Identification of Misconceptions in the Central Limit Theorem and Related Concepts and Evaluation of Computer Media as a Remedial Tool
American Educational Research Association Annual Meeting,
Central limit theorem (CLT) is considered an important topic in statistics, because it serves as the basis for subsequent learning in other crucial concepts such as hypothesis testing and power analysis. There is an increasing popularity in using dynamic computer software for illustrating CLT. Graphical displays do not necessarily clear up misconceptions related to this theorem. Many interactive computer simulations allow users to explore the programs in a "what-if" manner. However, users may further build up other misconceptions when they start with unclear concepts of the components that contribute to CLT. This paper analyzes common misconceptions in each component of CLT and evaluates the appropriateness of use of computer simulation. CLT states that a sampling distribution, which is the distribution of the means of random samples drawn from a population, becomes closer to normality as the sample size increases, regardless of the shape of the distribution. Misconceptions are found about the following areas: (1) randomness and random sampling; (2) relationships among sample, population, and sampling distribution; (3) normality; (4) parameters of the sampling distribution; and (5) relationships between the sampling distribution and hypothesis testing. (Contains 31 references.) (Author/SLD)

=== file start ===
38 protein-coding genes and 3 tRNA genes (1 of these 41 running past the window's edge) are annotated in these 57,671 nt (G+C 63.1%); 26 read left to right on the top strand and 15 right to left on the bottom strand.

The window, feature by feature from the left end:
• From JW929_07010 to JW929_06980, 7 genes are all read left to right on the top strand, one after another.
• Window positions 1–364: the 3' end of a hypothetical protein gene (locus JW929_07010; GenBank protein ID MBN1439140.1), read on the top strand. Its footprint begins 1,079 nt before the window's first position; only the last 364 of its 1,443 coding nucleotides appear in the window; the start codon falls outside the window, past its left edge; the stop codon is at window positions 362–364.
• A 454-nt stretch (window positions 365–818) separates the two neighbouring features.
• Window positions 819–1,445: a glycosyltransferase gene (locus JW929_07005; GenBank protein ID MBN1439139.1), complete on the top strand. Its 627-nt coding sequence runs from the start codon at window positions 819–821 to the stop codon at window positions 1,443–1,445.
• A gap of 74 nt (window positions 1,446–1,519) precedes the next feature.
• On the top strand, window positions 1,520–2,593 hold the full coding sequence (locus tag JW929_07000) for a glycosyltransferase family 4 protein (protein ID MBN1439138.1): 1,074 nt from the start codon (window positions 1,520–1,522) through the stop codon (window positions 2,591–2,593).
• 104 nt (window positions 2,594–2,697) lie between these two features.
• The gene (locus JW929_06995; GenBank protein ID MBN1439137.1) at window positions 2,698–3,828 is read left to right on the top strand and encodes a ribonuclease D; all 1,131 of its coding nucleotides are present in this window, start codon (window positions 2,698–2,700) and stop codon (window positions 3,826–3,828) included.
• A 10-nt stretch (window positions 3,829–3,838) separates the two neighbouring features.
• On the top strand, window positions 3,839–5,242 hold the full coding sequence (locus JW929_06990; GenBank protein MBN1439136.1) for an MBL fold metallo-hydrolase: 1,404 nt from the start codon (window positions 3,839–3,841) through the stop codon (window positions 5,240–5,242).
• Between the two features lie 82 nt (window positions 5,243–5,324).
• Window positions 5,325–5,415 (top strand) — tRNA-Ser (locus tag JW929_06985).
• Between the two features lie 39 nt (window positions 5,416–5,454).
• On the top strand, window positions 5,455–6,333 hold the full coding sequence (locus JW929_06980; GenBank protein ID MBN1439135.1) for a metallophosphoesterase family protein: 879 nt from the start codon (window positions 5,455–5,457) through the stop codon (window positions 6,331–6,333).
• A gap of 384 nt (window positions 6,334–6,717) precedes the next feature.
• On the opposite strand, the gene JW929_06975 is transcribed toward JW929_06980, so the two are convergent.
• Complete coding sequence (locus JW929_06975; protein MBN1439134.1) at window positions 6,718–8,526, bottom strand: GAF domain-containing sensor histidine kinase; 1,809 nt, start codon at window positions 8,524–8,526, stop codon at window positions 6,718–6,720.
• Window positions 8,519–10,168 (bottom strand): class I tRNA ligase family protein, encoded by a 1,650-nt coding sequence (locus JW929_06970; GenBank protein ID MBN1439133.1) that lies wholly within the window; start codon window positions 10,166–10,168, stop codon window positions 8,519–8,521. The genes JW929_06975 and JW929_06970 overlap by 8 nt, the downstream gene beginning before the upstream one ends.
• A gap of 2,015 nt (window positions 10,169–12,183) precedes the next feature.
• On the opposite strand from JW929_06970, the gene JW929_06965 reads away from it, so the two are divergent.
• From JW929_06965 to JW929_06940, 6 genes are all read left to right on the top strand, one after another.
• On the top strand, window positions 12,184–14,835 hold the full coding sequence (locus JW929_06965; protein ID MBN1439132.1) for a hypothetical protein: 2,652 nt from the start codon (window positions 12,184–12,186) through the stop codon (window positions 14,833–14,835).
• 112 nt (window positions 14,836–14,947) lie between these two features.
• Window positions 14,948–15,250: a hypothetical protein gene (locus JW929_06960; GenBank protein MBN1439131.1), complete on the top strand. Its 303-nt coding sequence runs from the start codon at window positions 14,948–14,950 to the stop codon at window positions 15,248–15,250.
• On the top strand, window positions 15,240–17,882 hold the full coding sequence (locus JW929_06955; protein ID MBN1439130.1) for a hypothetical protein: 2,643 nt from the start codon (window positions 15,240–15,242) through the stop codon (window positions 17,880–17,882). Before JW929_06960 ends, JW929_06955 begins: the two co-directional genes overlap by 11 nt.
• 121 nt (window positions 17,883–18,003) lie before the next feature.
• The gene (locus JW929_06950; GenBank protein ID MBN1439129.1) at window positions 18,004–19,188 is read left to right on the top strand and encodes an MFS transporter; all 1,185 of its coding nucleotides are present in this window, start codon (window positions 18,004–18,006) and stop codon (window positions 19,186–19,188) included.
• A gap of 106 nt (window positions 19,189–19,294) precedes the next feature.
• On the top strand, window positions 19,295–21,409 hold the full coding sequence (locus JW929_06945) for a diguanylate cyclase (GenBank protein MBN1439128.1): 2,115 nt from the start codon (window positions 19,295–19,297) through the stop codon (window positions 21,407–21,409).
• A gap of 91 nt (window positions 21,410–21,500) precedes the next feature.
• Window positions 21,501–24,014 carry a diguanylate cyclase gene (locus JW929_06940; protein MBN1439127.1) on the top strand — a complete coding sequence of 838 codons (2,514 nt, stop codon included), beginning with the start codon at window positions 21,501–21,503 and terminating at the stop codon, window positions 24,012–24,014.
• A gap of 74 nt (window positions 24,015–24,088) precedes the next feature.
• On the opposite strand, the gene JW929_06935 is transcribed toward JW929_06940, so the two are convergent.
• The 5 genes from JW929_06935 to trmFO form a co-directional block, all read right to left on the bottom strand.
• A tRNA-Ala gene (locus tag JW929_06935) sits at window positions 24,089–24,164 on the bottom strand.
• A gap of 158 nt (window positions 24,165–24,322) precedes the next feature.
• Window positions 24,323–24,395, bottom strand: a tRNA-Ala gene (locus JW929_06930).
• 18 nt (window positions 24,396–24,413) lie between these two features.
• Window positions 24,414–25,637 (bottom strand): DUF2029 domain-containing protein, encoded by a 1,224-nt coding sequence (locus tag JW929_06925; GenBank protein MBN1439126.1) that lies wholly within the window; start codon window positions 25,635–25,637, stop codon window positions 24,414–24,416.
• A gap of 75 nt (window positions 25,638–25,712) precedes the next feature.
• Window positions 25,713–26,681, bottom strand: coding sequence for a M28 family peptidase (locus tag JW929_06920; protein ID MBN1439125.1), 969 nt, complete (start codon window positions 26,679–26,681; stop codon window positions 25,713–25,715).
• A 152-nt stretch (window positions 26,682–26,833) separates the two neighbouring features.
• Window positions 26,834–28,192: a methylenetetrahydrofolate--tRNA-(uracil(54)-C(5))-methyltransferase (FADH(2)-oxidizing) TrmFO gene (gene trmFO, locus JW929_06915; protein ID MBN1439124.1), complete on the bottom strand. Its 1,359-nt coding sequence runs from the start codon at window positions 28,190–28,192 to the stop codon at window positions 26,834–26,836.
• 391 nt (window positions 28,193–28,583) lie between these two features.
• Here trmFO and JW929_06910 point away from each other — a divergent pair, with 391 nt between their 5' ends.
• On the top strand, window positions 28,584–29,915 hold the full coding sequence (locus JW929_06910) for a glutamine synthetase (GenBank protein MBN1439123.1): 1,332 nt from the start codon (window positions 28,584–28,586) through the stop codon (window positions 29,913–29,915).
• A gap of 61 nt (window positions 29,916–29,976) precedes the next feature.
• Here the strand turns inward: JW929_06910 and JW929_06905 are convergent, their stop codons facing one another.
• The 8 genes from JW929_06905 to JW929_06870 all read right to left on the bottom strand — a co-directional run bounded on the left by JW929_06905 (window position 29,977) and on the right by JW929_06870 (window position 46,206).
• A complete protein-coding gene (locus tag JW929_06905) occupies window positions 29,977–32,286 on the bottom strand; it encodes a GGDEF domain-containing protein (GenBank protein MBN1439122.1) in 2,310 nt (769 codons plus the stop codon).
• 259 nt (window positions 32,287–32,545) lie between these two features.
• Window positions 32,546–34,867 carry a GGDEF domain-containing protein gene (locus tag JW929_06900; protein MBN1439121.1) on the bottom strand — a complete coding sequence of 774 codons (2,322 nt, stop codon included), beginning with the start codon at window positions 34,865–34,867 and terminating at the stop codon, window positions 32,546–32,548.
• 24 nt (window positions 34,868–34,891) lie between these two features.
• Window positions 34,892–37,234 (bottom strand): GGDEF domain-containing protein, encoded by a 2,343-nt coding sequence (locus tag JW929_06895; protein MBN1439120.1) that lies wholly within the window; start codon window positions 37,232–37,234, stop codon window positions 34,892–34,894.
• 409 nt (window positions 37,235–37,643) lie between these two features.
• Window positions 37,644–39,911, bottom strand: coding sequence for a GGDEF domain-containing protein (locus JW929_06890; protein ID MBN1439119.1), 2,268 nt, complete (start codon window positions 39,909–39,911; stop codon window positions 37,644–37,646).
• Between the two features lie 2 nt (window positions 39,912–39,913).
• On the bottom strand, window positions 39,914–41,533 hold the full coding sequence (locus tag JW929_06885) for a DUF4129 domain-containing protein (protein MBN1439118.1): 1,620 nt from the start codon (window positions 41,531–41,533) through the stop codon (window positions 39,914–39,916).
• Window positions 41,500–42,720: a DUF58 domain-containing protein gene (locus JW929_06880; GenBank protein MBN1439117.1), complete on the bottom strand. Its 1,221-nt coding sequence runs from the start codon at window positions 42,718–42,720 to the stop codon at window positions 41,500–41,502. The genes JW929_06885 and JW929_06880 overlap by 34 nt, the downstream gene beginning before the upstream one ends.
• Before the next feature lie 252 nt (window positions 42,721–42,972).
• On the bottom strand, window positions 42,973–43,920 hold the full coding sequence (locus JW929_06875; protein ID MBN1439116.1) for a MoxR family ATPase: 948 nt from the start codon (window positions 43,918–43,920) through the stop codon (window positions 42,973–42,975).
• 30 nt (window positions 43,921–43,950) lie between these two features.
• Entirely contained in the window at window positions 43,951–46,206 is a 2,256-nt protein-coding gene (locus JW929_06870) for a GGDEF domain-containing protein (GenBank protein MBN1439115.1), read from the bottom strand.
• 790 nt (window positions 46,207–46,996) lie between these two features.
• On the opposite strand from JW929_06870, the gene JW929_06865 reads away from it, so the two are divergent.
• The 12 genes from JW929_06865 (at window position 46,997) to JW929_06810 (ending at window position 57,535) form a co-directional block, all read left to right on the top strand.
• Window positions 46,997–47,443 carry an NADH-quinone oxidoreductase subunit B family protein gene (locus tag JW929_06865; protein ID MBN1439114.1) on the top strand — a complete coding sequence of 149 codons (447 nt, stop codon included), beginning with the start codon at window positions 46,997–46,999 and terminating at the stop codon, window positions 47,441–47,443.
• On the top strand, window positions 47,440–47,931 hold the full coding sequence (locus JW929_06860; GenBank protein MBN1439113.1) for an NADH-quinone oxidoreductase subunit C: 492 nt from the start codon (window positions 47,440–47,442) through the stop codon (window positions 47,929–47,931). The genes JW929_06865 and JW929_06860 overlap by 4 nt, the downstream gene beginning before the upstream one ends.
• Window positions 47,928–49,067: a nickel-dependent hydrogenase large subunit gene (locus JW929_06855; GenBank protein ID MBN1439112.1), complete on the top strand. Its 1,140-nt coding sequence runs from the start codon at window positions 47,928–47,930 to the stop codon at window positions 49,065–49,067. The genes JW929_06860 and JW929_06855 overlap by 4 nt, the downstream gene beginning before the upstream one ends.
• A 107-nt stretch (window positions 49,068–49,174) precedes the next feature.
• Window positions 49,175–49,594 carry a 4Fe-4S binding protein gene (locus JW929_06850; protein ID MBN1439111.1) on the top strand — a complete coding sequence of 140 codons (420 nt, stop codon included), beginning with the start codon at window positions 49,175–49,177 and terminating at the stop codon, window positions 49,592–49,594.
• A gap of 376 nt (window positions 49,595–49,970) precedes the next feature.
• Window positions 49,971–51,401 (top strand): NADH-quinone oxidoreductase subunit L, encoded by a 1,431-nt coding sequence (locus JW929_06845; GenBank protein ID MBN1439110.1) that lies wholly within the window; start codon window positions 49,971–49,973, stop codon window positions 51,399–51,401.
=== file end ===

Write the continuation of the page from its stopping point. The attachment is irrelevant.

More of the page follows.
Yu, C.H. (1995). Identification of Misconceptions in the Central Limit Theorem and Related Concepts and Evaluation of Computer Media as a Remedial Tool. Presented at American Educational Research Association Annual Meeting 1995.
Cited ByView References & Citations Map
The Effects of students’ cognitive styles upon applying computer multimedia to change statistical misconceptions
Tzu-Chien Liu, National Central University, Taiwan; Dr Kinshuk, Athabasca University, Canada; Ssu Chin Wang & Yi Chun Lin, National Central University, Taiwan; Oscar Lin & Maiga Chang, Athabasca University, Canada
E-Learn: World Conference on E-Learning in Corporate, Government, Healthcare, and Higher Education 2007 (Oct 15, 2007) pp. 6242–6245
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